Quantity vs. Quality: Three situations to consider in Imagine Math 3+

Imagine Math provides many data points for you to monitor student progress and make educational decisions to further students' mathematical abilities. The considerations below will help you analyze both the quantity and the quality of work each student has completed.

QUANTITY: It is important that students are on task, meeting the goals you've set for them (individually and as a class), and producing a quantifiable amount of work within the program over a set period of time. This information is best monitored on the Usage Overview report.

QUALITY: Attaining a level of quality that shows progress is often the real success story. This information is best monitored from the Student Progress report.

The below situations will help you to decide how to direct/redirect students for better success with Imagine Math.

Situation A - Students have attempted many lessons but have passed only a few (mostly below-grade-level), have not frequently accessed the Math Helps, but have a good deal of time on the system:

  • Conjecture: These students may be quickly clicking through the lessons in the hopes of gaining THINK Points. 
  • Solution: Review their journal/notebook to check and see if they are taking time to work out problems before selecting their answer choices. Consult with the student on the results of their work. Do a 'reset' of their individual implementation requiring that they do their work on paper before selecting responses in the program. Remind the student how to access the Math Help and the audio tools, and reiterate your expectations on how they should be using Imagine Math. You may want to re-enroll them on their current pathway to allow them a fresh start. 

Situation B - Students have attempted many lessons, have passed roughly 50% of their grade-level lessons, seem to do well on the below-grade-level lessons, have satisfactory usage time in the program, but have not frequently accessed the Math Helps:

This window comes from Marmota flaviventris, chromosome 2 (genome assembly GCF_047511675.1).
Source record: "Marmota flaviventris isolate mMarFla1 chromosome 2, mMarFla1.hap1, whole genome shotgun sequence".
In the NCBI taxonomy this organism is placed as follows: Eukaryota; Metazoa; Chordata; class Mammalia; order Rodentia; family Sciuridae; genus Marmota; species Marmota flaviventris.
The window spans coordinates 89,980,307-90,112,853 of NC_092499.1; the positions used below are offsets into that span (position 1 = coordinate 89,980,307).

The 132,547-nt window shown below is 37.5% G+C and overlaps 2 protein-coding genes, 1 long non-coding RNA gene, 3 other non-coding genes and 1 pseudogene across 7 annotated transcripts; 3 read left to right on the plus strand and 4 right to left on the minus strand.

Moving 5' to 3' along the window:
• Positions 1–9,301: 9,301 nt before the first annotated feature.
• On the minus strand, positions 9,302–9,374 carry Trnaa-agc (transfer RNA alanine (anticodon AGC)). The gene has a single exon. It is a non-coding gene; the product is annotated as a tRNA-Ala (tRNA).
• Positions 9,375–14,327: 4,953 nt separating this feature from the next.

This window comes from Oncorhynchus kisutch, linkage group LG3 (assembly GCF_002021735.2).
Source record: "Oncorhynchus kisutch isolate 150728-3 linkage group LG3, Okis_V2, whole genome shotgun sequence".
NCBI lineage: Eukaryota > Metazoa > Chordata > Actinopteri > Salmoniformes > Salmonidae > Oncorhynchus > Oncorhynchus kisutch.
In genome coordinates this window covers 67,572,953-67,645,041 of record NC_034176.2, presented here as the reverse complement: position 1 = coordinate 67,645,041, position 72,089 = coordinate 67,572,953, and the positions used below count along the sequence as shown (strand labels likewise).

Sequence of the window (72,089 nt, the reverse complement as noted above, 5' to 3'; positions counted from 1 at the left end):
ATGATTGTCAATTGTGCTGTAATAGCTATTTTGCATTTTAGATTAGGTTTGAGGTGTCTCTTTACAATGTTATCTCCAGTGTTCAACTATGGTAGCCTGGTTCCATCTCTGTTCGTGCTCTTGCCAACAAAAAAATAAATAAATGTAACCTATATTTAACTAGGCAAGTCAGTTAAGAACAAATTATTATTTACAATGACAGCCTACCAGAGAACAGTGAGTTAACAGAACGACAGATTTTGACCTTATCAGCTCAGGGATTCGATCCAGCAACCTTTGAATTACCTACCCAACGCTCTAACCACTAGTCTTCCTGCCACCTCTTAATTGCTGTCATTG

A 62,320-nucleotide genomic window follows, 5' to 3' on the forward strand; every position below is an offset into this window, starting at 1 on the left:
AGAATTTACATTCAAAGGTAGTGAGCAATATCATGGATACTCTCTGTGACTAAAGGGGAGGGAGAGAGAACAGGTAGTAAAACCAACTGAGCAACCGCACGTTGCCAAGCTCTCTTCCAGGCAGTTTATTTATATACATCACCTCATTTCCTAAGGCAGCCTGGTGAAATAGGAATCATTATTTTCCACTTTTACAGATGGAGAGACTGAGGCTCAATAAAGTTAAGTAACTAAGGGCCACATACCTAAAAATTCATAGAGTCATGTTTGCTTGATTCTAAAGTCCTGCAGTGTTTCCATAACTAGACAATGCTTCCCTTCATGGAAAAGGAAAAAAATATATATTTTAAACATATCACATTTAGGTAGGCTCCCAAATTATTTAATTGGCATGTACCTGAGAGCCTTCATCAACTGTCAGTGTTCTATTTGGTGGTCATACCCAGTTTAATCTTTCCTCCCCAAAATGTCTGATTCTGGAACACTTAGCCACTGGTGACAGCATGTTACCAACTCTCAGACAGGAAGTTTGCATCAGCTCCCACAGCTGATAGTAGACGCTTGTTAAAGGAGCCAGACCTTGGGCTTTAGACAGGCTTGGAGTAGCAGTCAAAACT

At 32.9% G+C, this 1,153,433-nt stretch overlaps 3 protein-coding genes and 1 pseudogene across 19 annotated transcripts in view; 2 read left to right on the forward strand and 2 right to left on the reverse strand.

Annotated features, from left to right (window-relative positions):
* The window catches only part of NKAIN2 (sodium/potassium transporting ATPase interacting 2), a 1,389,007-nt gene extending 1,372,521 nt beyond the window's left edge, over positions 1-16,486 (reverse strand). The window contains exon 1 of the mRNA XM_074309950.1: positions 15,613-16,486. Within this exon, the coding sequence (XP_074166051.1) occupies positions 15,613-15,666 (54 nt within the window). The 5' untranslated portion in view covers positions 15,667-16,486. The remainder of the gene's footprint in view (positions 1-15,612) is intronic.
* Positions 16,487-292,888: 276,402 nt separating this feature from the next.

• Conjecture: These students are most likely struggling through the grade-level content. Take note of their performance level; if their performance level is Basic, Below Basic, or Far Below Basic (or equivalent labels, depending on your state) and you know that they are Tier 2 students, or students who teeter on needing special learning services, they may not be ready for the grade-level lessons on their pathway.  
  • Solution: Consult with the students to get a feel for how they believe they are doing in the program. Ensure that they are using the audio tools and remind them how to access the Math Help. Review their Student Progress report to see if it is a specific topic they are struggling with or if they are struggling with the overall grade-level lessons. Consider lowering their grade-level pathway or assigning a content/domain specific pathway to address a specific topic. 

Situation C - Students have attempted an appropriate amount of lessons, are passing the majority of both below- and on-grade-level lessons, have sufficient use of the Math Helps and satisfactory usage time in the program, and their performance level is Basic, Proficient, or Advanced (or equivalent, depending on the labels used in your state). 

  • Conjecture: These students have an excellent individual implementation of the program. They are meeting your expectations and requirements, and most likely are following the prescribed Best Practices for student implementations. 
  • Solution: Review the students' Progress reports, consult with the students on how they believe they are doing, and provide positive feedback and encouragement to keep up their pace or maybe set a goal of passing a certain amount of lessons within a set time period. Consider switching their pathway to a higher grade level or adding a content/domain specific pathway if you believe they'd benefit from a challenge.